Arizona’s Fort Verde preserves key piece of frontier history

Fort Verde State Historic Park in central Arizona protects an important piece of Old West history, the best preserved of a string of U.S. Army forts that guarded settlers and travelers during the turbulent period after the Civil War, especially during the Indian Wars of the 1870s and ’80s.

The park shows what life on the Arizona frontier was like for soldiers, military families, Indian scouts and early settlers.

It is located at the edge of the town of Camp Verde on the scenic Verde River, 285 miles from Las Vegas. To get there from Southern Nevada, follow U.S. Highway 93 into Arizona, picking up Interstate 40 in Kingman. Head east on I-40 to state Route 89, the road to Prescott. Continue east from Prescott on state Route 169 to reach Interstate 17. Follow the freeway north nine miles to the exit onto state Route 260. Turn right along the river to reach Camp Verde a couple of miles downstream.

Fort Verde is open from 9 a.m. to 5 p.m. year-round except Christmas Day. A small entrance fee applies. Facilities include a picnic area and restrooms near the cluster of four original buildings left from 22 structures that used to frame the central parade ground of the fort.

Acquaint yourself with the history of the fort as you explore the exhibits in the headquarters museum. Outside, follow the self-guided walking tour of the three restored buildings that served as officers’ quarters 145 years ago. They now display period equipment, frontier relics and living quarters with antique furnishings. Constructed from 1871 to 1873, the fort replaced a couple of prior camps that had been established in unhealthy, swampy locations.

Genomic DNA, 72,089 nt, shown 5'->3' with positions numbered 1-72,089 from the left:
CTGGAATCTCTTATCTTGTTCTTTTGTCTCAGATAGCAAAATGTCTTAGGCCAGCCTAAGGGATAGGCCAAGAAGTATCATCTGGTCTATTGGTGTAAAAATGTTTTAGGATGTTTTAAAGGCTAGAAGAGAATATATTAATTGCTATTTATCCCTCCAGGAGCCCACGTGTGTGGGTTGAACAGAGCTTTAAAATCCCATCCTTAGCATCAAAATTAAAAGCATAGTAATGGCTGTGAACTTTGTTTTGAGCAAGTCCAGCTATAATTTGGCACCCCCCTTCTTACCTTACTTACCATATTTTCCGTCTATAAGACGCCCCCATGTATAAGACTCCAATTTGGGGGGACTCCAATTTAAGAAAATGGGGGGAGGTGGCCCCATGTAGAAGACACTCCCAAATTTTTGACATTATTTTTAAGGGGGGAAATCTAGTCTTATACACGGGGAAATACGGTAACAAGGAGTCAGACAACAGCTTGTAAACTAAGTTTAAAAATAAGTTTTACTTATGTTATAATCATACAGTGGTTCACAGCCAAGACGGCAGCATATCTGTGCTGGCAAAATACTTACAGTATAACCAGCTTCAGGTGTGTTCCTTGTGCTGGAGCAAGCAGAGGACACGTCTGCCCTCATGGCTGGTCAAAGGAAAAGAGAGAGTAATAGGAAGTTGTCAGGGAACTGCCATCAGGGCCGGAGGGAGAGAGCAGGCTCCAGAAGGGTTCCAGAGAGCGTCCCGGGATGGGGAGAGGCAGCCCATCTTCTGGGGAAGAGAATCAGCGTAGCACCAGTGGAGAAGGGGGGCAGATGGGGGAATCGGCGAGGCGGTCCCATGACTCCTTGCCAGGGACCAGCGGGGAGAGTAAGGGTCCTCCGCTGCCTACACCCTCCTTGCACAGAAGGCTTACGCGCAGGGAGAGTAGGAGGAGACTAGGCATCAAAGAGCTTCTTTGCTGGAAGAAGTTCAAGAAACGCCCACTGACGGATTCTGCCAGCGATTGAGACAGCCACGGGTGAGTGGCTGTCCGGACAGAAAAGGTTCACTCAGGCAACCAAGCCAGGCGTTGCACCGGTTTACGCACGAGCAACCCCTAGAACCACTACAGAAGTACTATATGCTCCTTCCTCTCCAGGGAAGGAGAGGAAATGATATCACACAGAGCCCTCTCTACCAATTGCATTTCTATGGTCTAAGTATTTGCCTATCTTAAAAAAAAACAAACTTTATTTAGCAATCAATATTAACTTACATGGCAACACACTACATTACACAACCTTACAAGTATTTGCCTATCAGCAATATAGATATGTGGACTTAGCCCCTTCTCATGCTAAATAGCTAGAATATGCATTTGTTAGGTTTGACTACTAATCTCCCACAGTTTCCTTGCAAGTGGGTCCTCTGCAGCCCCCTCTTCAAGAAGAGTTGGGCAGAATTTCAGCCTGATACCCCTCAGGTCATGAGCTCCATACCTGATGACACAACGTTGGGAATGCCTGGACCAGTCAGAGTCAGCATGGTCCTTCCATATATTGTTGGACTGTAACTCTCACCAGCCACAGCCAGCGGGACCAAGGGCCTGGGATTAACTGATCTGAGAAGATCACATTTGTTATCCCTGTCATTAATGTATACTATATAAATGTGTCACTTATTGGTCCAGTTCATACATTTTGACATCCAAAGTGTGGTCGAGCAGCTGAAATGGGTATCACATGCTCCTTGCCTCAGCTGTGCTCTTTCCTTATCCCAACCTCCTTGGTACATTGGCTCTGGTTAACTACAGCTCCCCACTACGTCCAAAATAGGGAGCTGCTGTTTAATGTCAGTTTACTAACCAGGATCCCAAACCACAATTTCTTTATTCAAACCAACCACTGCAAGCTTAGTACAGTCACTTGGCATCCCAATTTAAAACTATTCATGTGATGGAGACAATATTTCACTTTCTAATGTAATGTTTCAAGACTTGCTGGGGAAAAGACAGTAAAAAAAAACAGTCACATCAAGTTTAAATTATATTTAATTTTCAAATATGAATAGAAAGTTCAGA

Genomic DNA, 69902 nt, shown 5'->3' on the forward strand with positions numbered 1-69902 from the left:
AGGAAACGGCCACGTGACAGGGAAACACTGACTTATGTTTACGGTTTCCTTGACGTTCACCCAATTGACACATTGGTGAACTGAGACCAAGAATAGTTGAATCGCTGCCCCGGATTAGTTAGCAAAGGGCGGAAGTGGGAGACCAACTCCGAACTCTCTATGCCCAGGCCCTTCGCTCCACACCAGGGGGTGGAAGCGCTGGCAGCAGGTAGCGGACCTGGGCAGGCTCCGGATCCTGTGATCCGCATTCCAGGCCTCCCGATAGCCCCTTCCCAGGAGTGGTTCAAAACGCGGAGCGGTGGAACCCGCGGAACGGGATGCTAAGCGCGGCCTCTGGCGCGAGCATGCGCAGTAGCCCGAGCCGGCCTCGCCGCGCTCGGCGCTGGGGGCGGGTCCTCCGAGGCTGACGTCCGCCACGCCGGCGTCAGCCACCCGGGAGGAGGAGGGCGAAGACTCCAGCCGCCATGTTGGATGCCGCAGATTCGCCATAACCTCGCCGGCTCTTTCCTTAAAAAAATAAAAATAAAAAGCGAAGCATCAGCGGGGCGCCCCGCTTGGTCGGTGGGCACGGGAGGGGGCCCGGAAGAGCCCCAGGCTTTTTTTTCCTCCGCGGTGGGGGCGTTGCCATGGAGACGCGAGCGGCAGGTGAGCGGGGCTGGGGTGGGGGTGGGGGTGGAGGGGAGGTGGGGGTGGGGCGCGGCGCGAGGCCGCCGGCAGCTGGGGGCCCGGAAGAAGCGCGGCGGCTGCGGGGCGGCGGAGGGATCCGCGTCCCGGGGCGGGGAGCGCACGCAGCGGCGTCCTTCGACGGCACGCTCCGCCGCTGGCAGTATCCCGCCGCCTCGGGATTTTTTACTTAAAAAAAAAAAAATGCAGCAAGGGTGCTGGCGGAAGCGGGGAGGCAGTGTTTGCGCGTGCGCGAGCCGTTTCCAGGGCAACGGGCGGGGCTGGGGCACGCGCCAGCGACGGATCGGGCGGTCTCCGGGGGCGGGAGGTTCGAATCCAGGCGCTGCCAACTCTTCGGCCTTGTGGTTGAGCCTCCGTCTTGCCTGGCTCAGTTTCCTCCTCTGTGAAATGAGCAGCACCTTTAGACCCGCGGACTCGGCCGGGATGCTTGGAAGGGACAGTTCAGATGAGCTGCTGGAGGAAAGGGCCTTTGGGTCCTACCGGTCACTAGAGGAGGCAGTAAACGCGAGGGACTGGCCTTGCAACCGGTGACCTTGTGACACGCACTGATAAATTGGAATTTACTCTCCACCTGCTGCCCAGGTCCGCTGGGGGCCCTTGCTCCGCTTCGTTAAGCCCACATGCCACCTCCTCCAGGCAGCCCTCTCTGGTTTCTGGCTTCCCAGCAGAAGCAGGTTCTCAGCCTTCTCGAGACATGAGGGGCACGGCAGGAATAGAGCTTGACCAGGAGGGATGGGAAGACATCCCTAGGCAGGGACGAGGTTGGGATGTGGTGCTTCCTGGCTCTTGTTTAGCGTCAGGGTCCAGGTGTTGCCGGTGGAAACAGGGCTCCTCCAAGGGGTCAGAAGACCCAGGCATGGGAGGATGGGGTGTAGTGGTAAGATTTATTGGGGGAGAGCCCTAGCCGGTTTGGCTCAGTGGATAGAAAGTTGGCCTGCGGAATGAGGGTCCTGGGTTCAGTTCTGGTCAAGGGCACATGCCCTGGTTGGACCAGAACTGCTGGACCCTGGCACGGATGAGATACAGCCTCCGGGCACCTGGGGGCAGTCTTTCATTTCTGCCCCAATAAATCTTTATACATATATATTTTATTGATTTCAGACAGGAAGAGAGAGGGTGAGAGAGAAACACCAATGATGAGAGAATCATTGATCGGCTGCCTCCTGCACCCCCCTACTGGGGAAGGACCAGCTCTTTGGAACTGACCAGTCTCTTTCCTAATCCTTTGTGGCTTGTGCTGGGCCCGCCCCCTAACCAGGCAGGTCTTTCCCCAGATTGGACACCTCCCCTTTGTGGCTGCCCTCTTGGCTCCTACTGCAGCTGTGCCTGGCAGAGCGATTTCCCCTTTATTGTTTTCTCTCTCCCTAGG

Renamed Fort Verde in 1879, the post was home base for two cavalry units and two infantry units, including the famed Buffalo Soldiers. The fort witnessed a parade of frontier figures and was part of events that changed the future of the region.

Soldiers from Fort Verde constructed a key wagon road connecting Fort Whipple near Prescott, the territorial capital, with Fort Apache to the east, which allowed troops and equipment to be transported more easily.

Fort Verde served as a staging area for military actions against hostile tribesmen. Soldiers there were taxed with enforcing the federal Indian policy mandating the reservation system as a means of controlling the native people of the West.

Under Al Sieber, famous head of scouts, the army used native scouts recruited from area tribes to hunt renegades, often operating from Fort Verde. The last major battle of the northern Apache Wars occurred in 1882 at Big Wash 37 miles east of the fort. Fifty marauding renegades were killed or subdued and returned to their reservation. Tribal leaders surrendered to Gen. George Crook on the commander’s front porch at the fort.

The post’s active life spanned about 20 years. The last of the military left in 1891 and the government sold the fort at auction in 1899. Many of the buildings were torn down for construction materials.

The town of Camp Verde grew up protected by the soldiers. Today it is a hub for recreation with six state parks, four national monuments, ghost towns, a scenic railroad and the free-flowing Verde River all within an hour’s drive. The area is popular with kayakers, bikers, hikers, birders and anglers.

Margo Bartlett Pesek’s Trip of the Week column appears on Sundays.

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